Q: My mom lives in a two-flat her father (my grandfather) bought in the 1930s. My grandfather passed away in 1956, and he died without having written a will.

My mom has 3 siblings, and has lived at this two-flat all of her life. After my grandfather died, my mom and dad continued to pay the taxes, kept up the house, and maintained the grounds. My aunt and uncles all moved out of the house after they married and they each have their own homes.

My mom always felt that when the building is sold, it would be most fair to divide the proceeds in four, since my grandfather left no will. At that time, we both felt that it was the right thing to do. However, we’re having second thoughts.

Since my mom lived in the building all those years as her residence, and maintained the property with no help from anyone else, shouldn’t she be entitled to more than just a quarter of the proceeds when it is sold?

This may sound silly, but is there any law that would give legal ownership to someone who has lived on the property and maintained it for a long period of time?

A: Yes, there is such a law. It’s called “adverse possession.” That means you acquire property by openly using a home, claiming it as your own and paying all of the expenses, including the taxes, for a certain period of time. The time you must occupy the property ranges from 7 to 21 years, depending on the state.

Given how long your mother has lived in this property and paid all of the expenses, it’s possible that she could claim to own the entire property at this point.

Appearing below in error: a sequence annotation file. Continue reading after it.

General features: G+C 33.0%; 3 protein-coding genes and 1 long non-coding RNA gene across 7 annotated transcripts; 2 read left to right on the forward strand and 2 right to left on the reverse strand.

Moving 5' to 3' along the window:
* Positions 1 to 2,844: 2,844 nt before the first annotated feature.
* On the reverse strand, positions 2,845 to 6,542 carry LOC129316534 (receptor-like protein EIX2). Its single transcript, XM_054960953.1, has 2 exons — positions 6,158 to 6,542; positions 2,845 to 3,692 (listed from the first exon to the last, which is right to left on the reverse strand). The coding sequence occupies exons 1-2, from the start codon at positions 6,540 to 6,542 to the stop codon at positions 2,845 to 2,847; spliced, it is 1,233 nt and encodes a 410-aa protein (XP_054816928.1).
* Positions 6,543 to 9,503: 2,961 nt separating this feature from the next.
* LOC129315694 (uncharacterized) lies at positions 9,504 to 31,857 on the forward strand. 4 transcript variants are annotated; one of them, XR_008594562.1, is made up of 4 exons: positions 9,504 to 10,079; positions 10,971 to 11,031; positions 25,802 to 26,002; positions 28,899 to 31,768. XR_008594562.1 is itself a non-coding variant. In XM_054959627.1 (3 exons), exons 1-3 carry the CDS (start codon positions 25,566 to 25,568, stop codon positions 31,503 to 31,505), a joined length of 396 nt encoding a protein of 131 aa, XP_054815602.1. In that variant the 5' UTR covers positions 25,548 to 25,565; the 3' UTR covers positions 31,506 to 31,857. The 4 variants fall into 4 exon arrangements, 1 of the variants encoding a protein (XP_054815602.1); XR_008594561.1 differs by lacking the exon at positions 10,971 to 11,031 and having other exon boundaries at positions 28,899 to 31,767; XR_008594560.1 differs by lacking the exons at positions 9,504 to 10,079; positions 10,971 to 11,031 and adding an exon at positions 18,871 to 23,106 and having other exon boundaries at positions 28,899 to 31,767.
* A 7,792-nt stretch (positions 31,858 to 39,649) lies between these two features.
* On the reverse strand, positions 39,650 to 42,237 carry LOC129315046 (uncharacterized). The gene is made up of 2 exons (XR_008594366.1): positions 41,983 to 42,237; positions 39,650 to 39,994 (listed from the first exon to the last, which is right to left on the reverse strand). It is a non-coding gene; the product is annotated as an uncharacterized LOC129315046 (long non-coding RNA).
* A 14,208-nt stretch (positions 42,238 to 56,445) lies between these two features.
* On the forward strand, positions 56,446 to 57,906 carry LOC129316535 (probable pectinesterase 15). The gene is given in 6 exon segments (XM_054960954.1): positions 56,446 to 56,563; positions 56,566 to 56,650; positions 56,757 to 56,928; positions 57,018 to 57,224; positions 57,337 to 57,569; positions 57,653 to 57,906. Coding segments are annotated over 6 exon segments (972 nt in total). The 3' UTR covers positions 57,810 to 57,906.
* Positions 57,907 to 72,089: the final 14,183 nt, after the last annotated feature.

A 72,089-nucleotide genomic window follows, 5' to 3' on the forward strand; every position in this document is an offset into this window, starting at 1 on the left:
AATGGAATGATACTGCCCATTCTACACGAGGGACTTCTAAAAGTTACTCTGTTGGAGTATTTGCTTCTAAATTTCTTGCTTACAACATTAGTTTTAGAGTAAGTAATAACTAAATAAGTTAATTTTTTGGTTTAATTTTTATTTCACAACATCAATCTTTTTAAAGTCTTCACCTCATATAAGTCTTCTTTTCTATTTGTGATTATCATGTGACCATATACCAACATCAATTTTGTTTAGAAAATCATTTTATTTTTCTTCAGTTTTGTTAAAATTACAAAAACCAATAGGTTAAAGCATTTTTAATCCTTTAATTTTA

On the other hand, if she has over time claimed not to own the property as her own, or made statements that her siblings own a part of the home, she might not be able to claim the right of ownership to the whole property.

If she doesn’t already own the entire property, when she sells, the other 3 owners will claim their right to their share of the property. But your mom should rightfully request to be repaid for all of the expenses she incurred in maintaining the home.

The numbers can get complicated. Your mother got the right to live in the home free of rent, but paid all the expenses and did all the maintenance. So to some degree, she is owed for all improvements and capital expenses that she has made to the home over the years. If she sells the home and reimburses herself for those expenses, then the siblings can share in the money that is left over.

It’s possible that once your mother presents her siblings with a bill for the expenses of the property, they will sign over their share to her. Please talk to a real estate attorney for details.